- Set the number of colours in the sprite: Choose from 2, 4, 16, 256, 32K or 16M.Usually the same as in the current display mode.
- Define whether the sprite uses a palette: Choose colour for backward compatibility with earlier versions of RISC OS, mono for grey shades or none for the default palette. You can't set a palette in 32K and 16M modes.
Colour sprites with a palette have white as colour 0; mono sprites have black as colour 0. Mono palettes may not display correctly on earlier operating systems.
Note: You can normally ignore the colours (mode) box. If there's a number shown here, the sprite is created as an old format sprite. If it's blank, the sprite created is a new format sprite.
Handling sprite files
It's easy to become confused over the difference between sprites and sprite files. This section shows you how to create and manipulate sprites and sprite files.
If you prefer, you can keep just one sprite in each sprite file. However, you can store many sprites in a sprite file:
- Open a Sprite file window: Double-click on a sprite file icon, or drag its icon onto Paint's icon bar icon. Shows all sprites in the sprite file at actual size if possible.
- Save a sprite file (and all the sprites it contains): Click Menu over the Sprite file window and drag the Save/Save as icon to a directory display. You can save it under a different name, if you want.
- Create a new sprite in a Sprite file window: Click Menu over the Sprite file window and fill in the New sprite/Create new sprite box. You can also double-click on a blank part of the sprite file window.
- Change the Sprite file window display: Click Menu and choose one of the Display options. This is rather like changing directory displays.
- See information about Paint or the sprite file: Click Menu and display the Misc/Info or Misc/File box. File gives you the sprite file's name, number of sprites and size in bytes.
- See how the sprite would look if used as an icon: Choose Misc/ Use desktop colours. This option is ignored if the sprite has its own palette.
Manipulating sprites within a sprite file
You can perform various operations on the sprites in a Sprite file window:
- Open a sprite for editing: Double-click on its picture in the Sprite file window. See page 306 and page 311 for more on editing sprites. You can also open other views of the same sprite (rather like the New view option in Draw) at different zoom settings.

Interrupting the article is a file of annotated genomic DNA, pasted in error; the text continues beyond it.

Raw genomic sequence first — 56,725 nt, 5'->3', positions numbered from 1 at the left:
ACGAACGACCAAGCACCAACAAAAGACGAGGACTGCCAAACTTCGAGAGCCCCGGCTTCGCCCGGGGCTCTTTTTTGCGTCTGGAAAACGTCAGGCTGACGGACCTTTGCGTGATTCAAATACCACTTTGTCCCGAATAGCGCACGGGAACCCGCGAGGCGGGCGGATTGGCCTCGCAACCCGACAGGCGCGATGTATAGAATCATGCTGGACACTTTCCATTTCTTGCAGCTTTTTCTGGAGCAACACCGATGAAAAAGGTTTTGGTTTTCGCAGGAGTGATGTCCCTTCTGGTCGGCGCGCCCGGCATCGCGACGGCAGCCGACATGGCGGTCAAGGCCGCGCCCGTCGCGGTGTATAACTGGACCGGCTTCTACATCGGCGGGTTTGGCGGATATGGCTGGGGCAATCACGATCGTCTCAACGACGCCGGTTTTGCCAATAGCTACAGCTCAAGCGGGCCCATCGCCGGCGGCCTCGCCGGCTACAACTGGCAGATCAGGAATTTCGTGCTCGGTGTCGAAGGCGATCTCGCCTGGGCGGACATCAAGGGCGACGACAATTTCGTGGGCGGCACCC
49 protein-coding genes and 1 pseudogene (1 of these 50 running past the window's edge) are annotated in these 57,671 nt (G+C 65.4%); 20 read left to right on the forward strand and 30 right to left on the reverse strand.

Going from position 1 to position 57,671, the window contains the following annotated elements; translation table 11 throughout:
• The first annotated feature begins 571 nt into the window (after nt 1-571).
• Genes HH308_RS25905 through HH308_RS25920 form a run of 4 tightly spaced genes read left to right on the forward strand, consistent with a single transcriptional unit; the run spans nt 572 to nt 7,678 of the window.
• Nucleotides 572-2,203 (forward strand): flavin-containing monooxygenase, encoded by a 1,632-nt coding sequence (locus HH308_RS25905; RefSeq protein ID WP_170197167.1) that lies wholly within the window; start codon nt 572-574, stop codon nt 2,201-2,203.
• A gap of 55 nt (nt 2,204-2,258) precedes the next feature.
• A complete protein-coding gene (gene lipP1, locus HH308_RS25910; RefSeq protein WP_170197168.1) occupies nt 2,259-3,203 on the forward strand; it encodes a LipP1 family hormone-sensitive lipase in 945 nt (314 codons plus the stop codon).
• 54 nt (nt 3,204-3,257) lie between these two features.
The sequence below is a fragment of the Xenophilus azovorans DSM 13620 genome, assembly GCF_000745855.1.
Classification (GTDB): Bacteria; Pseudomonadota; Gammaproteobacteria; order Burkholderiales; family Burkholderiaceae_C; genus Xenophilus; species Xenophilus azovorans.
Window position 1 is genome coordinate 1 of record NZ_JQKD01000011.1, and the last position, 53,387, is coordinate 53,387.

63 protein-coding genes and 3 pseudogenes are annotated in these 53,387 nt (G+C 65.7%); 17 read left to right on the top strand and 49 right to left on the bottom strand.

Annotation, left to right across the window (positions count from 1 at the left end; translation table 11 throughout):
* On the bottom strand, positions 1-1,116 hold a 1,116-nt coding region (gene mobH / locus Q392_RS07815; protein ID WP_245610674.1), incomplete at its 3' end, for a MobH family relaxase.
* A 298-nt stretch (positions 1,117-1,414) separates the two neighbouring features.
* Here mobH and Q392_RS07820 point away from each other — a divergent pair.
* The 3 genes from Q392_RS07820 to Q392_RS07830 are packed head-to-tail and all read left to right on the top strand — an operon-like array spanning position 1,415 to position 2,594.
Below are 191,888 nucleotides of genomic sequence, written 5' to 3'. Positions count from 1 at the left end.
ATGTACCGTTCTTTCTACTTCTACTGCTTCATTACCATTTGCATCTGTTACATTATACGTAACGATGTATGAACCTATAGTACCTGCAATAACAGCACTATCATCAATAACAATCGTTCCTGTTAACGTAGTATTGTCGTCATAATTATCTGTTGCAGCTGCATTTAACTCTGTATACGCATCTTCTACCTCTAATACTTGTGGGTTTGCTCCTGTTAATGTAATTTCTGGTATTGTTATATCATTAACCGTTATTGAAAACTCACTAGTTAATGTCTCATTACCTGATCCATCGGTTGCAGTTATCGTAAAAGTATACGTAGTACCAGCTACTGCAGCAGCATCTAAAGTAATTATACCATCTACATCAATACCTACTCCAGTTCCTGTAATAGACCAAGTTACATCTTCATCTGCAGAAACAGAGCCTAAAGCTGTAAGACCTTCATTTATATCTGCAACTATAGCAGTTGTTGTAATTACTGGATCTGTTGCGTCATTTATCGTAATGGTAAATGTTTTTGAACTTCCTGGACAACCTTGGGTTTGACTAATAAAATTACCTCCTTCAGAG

- Copy a sprite within a sprite file: Click Menu over the sprite's picture in the sprite file and enter a new name in the Sprite/Copy box. You can also enter a new name in the Sprite/Save as box and drag the icon onto the Sprite file window.
- Rename a sprite: Use the Sprite/Rename box from the sprite file window menu.
- Delete a sprite from a sprite file: Click Menu over the sprite's picture in the sprite file window and choose Sprite/Delete. Don't delete the last sprite from a sprite file, or you won't be able to save the sprite file.
- Save a sprite from a sprite file: Click Menu over the sprite's picture in the sprite file window and drag the Sprite/Save/Save as icon.
Adding an existing sprite to a sprite file
There are three ways of adding an existing sprite to a different sprite file:
- Drag a sprite file icon and drop it onto the destination Sprite file window. If the source sprite file contains many sprites, they're all added to the destination Sprite file window. Sprites with the same name will be overwritten.
- Click Menu over a sprite's picture in the source Sprite file window and drag the Sprite '
name'/Save/Save as icon onto the destination Sprite file window.
- Click Menu over an open Sprite file window and drag the Sprite/Save/Save as icon onto the destination Sprite file window.
Handling JPEG images
You can also use Paint to edit JPEG images. To load a JPEG file into Paint, drag the JPEG file icon onto Paint's icon bar icon.
The image will be converted into a sprite in the current screen mode. This means that it will be given the same number of colours as the current mode, so make sure you change to the correct mode before you load the image.
If you drag a JPEG file onto Paint's icon, a Sprite file window, a sprite window and a colours window will all open, ready for you to edit the image.
- Paint may automatically perform some dithering when you load a JPEG file. You can often get a better quality sprite by using ChangeFSI to process the JPEG file and saving the resulting sprite into Paint.